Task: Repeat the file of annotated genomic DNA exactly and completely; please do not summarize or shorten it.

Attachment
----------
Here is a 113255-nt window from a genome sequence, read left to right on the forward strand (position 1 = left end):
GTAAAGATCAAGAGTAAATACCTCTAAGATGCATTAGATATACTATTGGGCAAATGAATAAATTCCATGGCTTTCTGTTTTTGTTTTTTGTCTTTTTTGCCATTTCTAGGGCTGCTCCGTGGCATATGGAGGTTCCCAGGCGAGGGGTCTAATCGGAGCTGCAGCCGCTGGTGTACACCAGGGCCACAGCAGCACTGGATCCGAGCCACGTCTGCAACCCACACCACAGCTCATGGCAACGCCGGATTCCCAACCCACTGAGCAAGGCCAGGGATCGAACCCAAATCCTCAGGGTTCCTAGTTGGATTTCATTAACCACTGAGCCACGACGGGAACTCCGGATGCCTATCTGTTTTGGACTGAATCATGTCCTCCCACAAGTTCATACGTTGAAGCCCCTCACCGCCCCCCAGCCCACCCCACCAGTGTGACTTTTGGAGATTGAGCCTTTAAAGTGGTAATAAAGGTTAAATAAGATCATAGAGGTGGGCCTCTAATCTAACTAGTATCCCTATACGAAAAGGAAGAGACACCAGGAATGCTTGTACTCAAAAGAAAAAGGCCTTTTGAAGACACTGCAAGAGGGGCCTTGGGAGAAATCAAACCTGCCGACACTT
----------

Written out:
Here is a 113255-nt window from a genome sequence, read left to right on the forward strand (position 1 = left end):
GTAAAGATCAAGAGTAAATACCTCTAAGATGCATTAGATATACTATTGGGCAAATGAATAAATTCCATGGCTTTCTGTTTTTGTTTTTTGTCTTTTTTGCCATTTCTAGGGCTGCTCCGTGGCATATGGAGGTTCCCAGGCGAGGGGTCTAATCGGAGCTGCAGCCGCTGGTGTACACCAGGGCCACAGCAGCACTGGATCCGAGCCACGTCTGCAACCCACACCACAGCTCATGGCAACGCCGGATTCCCAACCCACTGAGCAAGGCCAGGGATCGAACCCAAATCCTCAGGGTTCCTAGTTGGATTTCATTAACCACTGAGCCACGACGGGAACTCCGGATGCCTATCTGTTTTGGACTGAATCATGTCCTCCCACAAGTTCATACGTTGAAGCCCCTCACCGCCCCCCAGCCCACCCCACCAGTGTGACTTTTGGAGATTGAGCCTTTAAAGTGGTAATAAAGGTTAAATAAGATCATAGAGGTGGGCCTCTAATCTAACTAGTATCCCTATACGAAAAGGAAGAGACACCAGGAATGCTTGTACTCAAAAGAAAAAGGCCTTTTGAAGACACTGCAAGAGGGGCCTTGGGAGAAATCAAACCTGCCGACACTT